[...]

The biggest change of all may be the expectations of people like Debora White of Wellesley, Mass., who is in her third year of organic lawn care. She's changed her outlook on what a lawn should be.

Despite living in an affluent community, Ms. White doesn't care anymore if she sees crabgrass here and there - though her husband prefers it "looking like a green carpet." After a transition phase, weeds have been minimal, although a willingness to put up with clover and to use a dandelion fork and pull an occasional weed is part of going natural, too, she says. "My neighbors were recently admiring my lawn, and they had no idea I had dumped the chemical company," she says. "I just thought it was a better way to go. I don't want to be a crusader. I'm just doing what I can do."

Grass roots

• The average American homeowner spends 40 hours per year mowing the lawn.

• Of 103.9 million households with lawns, more than half (58 million) use insecticides; 40 million use herbicides; 14 million use fungicides.

• A one-acre lawn generates almost six tons of grass clippings a year, or nearly 1,000 garbage bags' full.

• The EPA estimates that the amount of pollution emitted by a lawn mower operating for one hour equals the amount of pollution emitted by a car driven for about 20 miles.

Sources: Audubon Science Office; Environmental Protection Agency; Toward a Low Input Lawn by C. Barth (2000) in T.R. Schueler & H.K. Holland (Eds.), "The Practice of Watershed Protection" (Article 130). Ellicott City, Md.: Center for Watershed Protection

Posted by Richard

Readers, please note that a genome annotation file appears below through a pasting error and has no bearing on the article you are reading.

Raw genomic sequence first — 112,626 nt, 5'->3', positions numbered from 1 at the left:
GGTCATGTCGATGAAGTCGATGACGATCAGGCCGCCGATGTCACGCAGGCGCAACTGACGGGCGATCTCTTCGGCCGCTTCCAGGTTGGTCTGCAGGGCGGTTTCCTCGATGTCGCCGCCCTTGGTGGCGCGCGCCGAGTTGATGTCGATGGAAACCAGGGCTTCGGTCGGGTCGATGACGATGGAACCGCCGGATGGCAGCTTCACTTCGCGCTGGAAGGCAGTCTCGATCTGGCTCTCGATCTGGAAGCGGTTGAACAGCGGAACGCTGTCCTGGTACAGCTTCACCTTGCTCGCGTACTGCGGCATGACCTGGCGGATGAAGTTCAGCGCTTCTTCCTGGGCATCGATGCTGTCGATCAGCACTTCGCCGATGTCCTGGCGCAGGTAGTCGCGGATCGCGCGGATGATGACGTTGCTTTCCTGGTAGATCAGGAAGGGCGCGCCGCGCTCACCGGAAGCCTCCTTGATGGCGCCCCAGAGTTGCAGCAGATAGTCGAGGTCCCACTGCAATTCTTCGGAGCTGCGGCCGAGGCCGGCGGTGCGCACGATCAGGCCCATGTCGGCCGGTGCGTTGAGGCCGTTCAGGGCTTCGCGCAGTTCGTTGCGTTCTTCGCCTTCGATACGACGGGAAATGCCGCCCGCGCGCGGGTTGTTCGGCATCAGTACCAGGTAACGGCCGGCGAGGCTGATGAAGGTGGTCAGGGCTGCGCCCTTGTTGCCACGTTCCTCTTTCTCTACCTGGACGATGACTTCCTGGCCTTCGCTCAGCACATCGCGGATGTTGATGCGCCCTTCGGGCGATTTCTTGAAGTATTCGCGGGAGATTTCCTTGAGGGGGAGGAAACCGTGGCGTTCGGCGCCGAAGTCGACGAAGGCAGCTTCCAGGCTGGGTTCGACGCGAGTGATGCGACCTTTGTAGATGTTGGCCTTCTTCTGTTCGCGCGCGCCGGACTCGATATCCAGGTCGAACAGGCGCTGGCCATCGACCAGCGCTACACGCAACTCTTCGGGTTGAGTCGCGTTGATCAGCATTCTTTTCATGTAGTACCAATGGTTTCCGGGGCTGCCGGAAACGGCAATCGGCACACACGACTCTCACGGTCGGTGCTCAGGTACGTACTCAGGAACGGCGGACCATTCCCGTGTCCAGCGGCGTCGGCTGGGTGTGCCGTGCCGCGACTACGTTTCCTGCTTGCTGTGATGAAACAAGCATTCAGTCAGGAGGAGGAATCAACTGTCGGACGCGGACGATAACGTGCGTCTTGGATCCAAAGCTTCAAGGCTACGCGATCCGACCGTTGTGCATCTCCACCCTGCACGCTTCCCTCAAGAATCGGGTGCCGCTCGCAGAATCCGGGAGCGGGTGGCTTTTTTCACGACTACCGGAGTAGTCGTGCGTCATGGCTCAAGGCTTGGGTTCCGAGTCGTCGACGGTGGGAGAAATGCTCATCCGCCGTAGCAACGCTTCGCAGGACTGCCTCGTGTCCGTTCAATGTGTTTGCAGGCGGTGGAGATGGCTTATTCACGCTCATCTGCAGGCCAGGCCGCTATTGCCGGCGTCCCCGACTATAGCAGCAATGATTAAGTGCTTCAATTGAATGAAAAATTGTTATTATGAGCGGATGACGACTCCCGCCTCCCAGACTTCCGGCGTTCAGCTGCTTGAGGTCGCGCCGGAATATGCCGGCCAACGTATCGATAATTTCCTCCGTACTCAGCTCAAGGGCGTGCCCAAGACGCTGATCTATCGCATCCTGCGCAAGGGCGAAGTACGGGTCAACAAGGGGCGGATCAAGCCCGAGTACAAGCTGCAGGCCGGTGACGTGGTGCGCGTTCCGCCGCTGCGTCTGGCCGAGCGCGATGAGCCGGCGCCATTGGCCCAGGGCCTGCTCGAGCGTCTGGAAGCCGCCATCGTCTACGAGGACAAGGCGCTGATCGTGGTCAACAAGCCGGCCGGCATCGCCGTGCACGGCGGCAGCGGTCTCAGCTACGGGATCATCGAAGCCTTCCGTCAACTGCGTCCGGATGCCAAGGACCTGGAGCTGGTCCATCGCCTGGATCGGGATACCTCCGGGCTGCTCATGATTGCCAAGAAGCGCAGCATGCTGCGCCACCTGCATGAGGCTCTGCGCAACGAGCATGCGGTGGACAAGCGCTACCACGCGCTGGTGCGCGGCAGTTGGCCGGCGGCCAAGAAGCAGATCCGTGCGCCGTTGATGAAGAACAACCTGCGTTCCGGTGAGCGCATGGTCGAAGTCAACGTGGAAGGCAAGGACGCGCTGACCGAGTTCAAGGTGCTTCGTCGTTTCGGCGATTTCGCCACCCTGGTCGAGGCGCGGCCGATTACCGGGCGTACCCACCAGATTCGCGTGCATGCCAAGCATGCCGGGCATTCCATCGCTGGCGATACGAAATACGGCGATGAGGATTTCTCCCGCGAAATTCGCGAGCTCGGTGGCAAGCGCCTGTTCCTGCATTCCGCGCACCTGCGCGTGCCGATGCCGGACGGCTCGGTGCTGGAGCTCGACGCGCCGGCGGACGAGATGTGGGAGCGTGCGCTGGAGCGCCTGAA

6/07/2004 08:52:37 AM | PermaLink

Terrorists or Freedom Fighters?: Reflections on the Liberation of Animals

Ward Churchill provides the Foreword to the new book Terrorists or Freedom Fighters? and WHAT A FOREWORD! Let's just say that this thing is no holds barred and very controversial. It's not available for reprint here, so I'm reprinting a recent interview with Churchill from Satya Mag that gives a good intro and flavor to this revolutionary scholar and how he perceives the scene.

With Churchill's contribution and the wide range of top activists and theorists who have written for the Terrorists or Freedom Fighters? book, this is simply a collection that rocks for many reasons. Anyone who considers themselves a scholar, activist, or just plain citizen, interested in radical politics and/or its literature, NEEDS TO PROCURE FOR THEMSELF A COPY OF THIS BOOK! Sometimes a text is released that is a sort of bellweather for a movement and its times -- Best and Nocella have just given the animal liberation movement its definitive militant statement. Read it now, or hold your (fantasy of) peace.

Via: SATYA
Ward Churchill is perhaps one of the most provocative thinkers around. A Creek and enrolled Keetoowah Band Cherokee, Churchill is a longtime Native rights activist. He has been heavily involved in the American Indian Movement and the Leonard Peltier Defense Committee. He is Professor of Ethnic Studies at the University of Colorado and has served as a delegate to the UN Working Group on Indigenous Populations.